Peyton Manning Returns and Plays as If He'd Never Been Away

Brian Kinel@sprtsramblngmanCorrespondent IIISeptember 11, 2012

Peyton Manning
Peyton ManningDoug Pensinger/Getty Images

It seemed like he’d never been away. It’s really tough to reconcile the play of Peyton Manning in Week 1 with the fact that he missed the entire 2011 season. Rust? Peyton doesn’t deal with no freaking rust.

His line was vintage #18. He completed 19-of-26 for 253 yards with two touchdowns and no interceptions in leading the Broncos to a win over the Steelers.

As always, the cerebral part of Manning’s game was even better than his physical play. Time after time at the line of scrimmage Peyton countered the Steelers' defensive movement with an adjustment that put the Broncos in the right play.

The greatest always have great weapons:

Jim Brown’s power.

Barry Sanders’ cutting ability.

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John Elway’s ridiculous arm and athleticism.

Joe Montana’s accuracy and efficiency.

Jerry Rice’s work ethic.

Of all the great weapons that great players possess, there’s been none better and more impressive than Peyton Manning’s mind.

Broncos' coach John Fox’s role in the offense? If he’s smart, he sticks his head in the offensive meeting room from time to time to see if Manning needs a cold drink or anything. Then he dives into the defensive game plan with a huge smile on his face.

Can there be anyone happier in the NFL than Fox and Broncos' head honcho John Elway? Neither of whom wanted anything to do with Tim Tebow being behind center for their team.

Let’s turn back the clock to realize how the landscape of the NFL has changed because of Peyton Manning.

If Manning doesn’t have his neck issue, he is still a Colt. The Colts go something like 10-6 or 9-7 last year and are nowhere near the Andrew Luck sweepstakes.

Let’s just assume they drop to 20th or so in the draft and the top of the draft remained as it was. The St. Louis Rams and not the Indianapolis Colts would have had the first pick. Would they draft Luck or stick with Sam Bradford? Given the money invested in Bradford as the first overall pick just two years earlier, I would think the Rams would trade the first pick, as they did for real with the second pick of the 2012 draft.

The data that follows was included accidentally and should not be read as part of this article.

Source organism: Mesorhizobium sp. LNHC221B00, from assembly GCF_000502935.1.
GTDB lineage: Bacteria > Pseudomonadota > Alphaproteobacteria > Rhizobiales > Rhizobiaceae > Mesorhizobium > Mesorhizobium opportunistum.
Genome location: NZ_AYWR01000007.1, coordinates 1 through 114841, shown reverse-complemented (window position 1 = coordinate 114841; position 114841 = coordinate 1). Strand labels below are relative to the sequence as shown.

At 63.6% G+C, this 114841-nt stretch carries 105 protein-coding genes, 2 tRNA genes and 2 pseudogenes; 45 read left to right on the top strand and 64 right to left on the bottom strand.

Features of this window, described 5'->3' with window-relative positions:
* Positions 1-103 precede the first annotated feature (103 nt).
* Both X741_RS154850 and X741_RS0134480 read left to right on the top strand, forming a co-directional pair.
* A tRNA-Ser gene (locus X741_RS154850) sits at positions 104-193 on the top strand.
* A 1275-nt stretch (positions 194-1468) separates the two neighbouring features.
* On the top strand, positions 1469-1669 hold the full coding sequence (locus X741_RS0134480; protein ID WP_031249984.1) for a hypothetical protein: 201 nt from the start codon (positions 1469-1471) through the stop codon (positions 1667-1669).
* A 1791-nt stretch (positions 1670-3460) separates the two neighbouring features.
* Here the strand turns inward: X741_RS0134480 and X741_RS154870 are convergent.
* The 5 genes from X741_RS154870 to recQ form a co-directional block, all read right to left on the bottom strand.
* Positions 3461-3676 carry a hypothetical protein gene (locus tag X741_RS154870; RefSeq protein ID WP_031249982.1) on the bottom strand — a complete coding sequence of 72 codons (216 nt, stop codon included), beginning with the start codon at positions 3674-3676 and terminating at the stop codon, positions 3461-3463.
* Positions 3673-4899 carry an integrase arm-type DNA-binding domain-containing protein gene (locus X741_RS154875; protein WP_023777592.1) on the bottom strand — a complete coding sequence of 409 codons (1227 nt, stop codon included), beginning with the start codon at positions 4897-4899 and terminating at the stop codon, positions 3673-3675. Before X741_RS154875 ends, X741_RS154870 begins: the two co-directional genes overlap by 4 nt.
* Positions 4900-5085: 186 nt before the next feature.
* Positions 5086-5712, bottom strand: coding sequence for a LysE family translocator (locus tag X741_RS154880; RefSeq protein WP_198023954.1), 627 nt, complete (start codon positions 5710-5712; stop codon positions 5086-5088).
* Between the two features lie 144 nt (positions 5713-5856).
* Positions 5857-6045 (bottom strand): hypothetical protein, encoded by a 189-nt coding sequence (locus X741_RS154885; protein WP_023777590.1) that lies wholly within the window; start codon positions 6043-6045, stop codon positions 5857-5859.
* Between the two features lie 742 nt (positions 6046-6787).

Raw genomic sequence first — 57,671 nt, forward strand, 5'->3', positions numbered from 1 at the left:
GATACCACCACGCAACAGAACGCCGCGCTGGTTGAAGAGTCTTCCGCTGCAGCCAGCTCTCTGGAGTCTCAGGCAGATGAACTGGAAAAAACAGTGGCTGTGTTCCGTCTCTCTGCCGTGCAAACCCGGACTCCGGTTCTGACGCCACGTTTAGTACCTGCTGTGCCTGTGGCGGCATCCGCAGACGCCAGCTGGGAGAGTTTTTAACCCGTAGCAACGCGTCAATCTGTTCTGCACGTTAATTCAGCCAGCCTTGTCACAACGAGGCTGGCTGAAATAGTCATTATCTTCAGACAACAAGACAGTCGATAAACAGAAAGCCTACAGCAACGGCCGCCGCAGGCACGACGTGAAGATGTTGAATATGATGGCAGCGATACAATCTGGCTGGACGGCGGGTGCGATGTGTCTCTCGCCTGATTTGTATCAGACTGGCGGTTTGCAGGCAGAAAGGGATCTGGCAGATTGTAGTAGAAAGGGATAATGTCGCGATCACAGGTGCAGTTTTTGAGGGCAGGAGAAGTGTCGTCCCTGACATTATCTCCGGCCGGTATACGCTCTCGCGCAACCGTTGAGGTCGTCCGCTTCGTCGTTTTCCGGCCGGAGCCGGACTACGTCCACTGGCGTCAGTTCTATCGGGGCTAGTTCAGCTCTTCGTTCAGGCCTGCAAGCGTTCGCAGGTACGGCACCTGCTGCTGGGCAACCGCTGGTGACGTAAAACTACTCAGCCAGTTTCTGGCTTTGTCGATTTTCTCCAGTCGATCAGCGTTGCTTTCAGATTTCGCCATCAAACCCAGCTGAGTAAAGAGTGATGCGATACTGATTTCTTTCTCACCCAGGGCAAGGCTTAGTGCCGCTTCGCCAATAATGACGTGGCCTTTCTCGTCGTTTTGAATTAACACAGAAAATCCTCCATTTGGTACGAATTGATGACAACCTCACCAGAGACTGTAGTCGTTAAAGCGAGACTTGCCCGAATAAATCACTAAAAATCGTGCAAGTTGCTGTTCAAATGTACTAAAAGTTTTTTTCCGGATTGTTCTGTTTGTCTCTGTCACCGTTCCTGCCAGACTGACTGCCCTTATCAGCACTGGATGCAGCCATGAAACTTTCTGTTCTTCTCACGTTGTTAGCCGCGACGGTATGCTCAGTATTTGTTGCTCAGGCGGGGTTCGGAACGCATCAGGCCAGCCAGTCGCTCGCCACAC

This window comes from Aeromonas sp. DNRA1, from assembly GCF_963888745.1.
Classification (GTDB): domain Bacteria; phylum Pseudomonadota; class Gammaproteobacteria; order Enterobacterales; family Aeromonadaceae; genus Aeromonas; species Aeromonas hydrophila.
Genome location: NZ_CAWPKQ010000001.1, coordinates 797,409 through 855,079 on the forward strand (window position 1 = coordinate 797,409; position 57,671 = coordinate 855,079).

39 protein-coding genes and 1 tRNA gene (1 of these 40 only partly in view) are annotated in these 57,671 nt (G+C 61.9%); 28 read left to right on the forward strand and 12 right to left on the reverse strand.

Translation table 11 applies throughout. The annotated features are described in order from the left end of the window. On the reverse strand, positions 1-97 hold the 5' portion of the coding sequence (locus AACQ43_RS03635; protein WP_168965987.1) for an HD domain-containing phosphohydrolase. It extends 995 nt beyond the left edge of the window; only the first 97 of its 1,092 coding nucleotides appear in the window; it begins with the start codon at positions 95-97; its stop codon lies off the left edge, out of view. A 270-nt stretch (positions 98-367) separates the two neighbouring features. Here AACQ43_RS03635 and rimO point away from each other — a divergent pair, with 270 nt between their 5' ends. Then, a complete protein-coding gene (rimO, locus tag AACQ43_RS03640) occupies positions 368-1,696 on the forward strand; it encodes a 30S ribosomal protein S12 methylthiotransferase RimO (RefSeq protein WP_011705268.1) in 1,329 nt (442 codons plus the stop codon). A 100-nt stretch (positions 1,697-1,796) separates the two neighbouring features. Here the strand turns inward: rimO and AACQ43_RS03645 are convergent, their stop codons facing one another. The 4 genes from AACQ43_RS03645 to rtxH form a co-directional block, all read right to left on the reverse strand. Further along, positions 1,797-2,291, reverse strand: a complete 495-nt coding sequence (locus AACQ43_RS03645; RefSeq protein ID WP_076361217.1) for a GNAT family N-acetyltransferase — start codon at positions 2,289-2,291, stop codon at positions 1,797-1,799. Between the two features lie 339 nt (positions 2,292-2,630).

Would the Rams make the same trade with the Washington Redskins? Most likely.  But in our hypothetical world they would now have the choice of Robert Griffin III or Andrew Luck. It’s easy for Redskins to say back in April that Griffin is the guy they wanted when they knew the Colts were taking Luck.

Regardless of whether Washington takes Luck or RG3, the Minnesota Vikings would be next on the clock. In the real world last April, they traded that pick to Cleveland, moving down one spot and still getting their guy, USC stud offensive tackle Matt Kalil. That allowed the Browns to get Alabama running back Trent Richardson.

But in our bizarro draft, the Vikings can have either Luck or RG3 to replace Christian Ponder, taken with the 12th pick the year before. They would jump on that.

All of this movement would mean Fox and Elway would not have been smiling so broadly at the end of Week 1. My guess is that the Tim Tebow-led Broncos would have fallen to the Steelers and the John’s would be miserable trying to figure out how to get away from this 6’3” 250-pound H-back masquerading as a quarterback. They couldn’t have gotten rid of Tebow without bringing Manning to Denver.

Smiling almost as big as Fox and Elway should be Indianapolis Colts fans. Look at the perfect storm that let them go from one Hall of Fame quarterback to another with that potential in Luck. Ask Miami Dolphins or Buffalo Bills fans about replacing great quarterbacks. It’s not supposed to be as easy as Luck being there the very year Manning goes down.

That horseshoe sure is powerful.

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